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Genres You Will Love
Classical: Contemporary Moods: Type: Instrumental Classical: Symphony Classical: Film Music Moods: Instrumental

By Location
United States - Virginia Austria United States - United States

Links
Stephen Melillo & STORMWORKS Facebook/Stephen Melillo Digital Libretti, CD Printing, etc. Only for Now Facebook/Stormworks Sell your music everywhere

Stephen Melillo

SHORT:



Stephen's Symphony IIII: Lightfall, was nominated for the Pulitzer and Nemmers Prize in Music. Winner of three 2009 Telly & Ava Awards for his 2005 Visualized Concert, Kakehashi: THAT WE MIGHT LIVE, Stephen's concert-version was also nominated for the Pulitzer Prize in Music. His 15 feature film scores include the Oscar-nominated 12:01PM and the horror thriller, The Unwilling, both directed by Jonathan Heap. An ASCAP Concert Awards recipient each year since 1992, Stephen's more than 1190 works include 4 symphonies, several concerti and over 38-hours of Music for Ensembles of the 3rd Millennium™. The most recent STORMWORKS Chapter 55 CD: Way of the Wanderer was recorded by Das Musikkorps der Bundeswehr. With 28 CDs and 6 books on iTunes, and simply by word-of-mouth, Stephen's pioneering, self-publishing entity known as STORMWORKS has gone from 0 to many thousands of worldwide renderings since 1992.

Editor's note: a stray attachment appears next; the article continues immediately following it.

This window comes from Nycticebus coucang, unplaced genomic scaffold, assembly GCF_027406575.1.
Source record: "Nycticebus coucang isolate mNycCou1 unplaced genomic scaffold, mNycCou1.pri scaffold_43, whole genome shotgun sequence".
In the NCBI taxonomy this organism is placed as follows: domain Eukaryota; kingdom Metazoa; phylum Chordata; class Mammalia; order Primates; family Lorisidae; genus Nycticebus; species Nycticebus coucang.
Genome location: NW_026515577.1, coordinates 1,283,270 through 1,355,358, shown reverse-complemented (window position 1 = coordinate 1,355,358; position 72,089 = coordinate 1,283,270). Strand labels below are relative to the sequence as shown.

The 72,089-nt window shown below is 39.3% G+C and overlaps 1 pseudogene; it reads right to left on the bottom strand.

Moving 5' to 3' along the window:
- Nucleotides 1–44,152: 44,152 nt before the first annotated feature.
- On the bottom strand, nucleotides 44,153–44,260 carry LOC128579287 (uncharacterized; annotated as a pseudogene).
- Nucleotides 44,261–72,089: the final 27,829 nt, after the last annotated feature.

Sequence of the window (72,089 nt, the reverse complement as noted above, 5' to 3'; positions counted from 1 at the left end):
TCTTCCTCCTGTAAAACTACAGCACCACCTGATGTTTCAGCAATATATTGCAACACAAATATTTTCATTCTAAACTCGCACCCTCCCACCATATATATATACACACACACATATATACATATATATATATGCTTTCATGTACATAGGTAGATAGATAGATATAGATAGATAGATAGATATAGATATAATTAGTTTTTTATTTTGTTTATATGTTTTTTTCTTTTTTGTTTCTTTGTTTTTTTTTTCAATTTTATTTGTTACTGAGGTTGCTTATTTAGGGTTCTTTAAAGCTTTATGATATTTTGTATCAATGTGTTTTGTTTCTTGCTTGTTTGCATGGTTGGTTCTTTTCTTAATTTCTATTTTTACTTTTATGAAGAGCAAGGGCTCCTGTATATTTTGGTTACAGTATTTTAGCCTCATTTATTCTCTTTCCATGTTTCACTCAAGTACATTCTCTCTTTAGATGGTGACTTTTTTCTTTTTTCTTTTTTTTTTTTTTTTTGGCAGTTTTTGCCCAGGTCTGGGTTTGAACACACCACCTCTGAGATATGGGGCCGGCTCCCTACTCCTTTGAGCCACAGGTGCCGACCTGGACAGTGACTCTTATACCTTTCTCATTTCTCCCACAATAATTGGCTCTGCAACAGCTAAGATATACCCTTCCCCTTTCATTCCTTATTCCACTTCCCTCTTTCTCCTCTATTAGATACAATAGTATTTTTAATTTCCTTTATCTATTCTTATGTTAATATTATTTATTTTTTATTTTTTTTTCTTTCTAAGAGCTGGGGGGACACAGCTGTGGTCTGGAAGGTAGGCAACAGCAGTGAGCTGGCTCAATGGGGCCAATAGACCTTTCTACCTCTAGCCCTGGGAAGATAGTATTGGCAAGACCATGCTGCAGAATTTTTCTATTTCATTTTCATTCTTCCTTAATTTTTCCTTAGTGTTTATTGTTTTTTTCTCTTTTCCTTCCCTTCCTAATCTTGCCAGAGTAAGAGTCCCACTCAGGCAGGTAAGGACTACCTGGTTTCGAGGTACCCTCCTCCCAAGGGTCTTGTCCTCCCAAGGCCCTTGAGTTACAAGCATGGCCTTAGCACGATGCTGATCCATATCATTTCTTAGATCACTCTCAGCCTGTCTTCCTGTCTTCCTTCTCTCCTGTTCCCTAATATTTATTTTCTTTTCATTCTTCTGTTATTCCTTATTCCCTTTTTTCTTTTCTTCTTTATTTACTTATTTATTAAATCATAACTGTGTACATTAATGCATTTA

Complete BIO on stephenmelillo.com: http://stephenmelillo.com.hostbaby.com/about
Digital Libretti here: http://stephenmelillo.com.hostbaby.com/digital_libretti/


“Melillo is to wind music what Beethoven was to the symphony orchestra, and he follows a Beethovenesque design of increasing the musical tension almost to the breaking point, receding, and then reaching again. It is superlative musical craftsmanship and inspiring to hear.”  Marvin Sosna, Music Critic



“His S-MATRIX Symphony was fabulous, full of childlike wonderment as the composer intended and marvelous sounds.  And they worked to maximum effect — a brilliant, original use of orchestral resources for a sophisticated, sensational, beautiful and satisfying experience.”   Nancy R. Ping-Robbins, Music Critic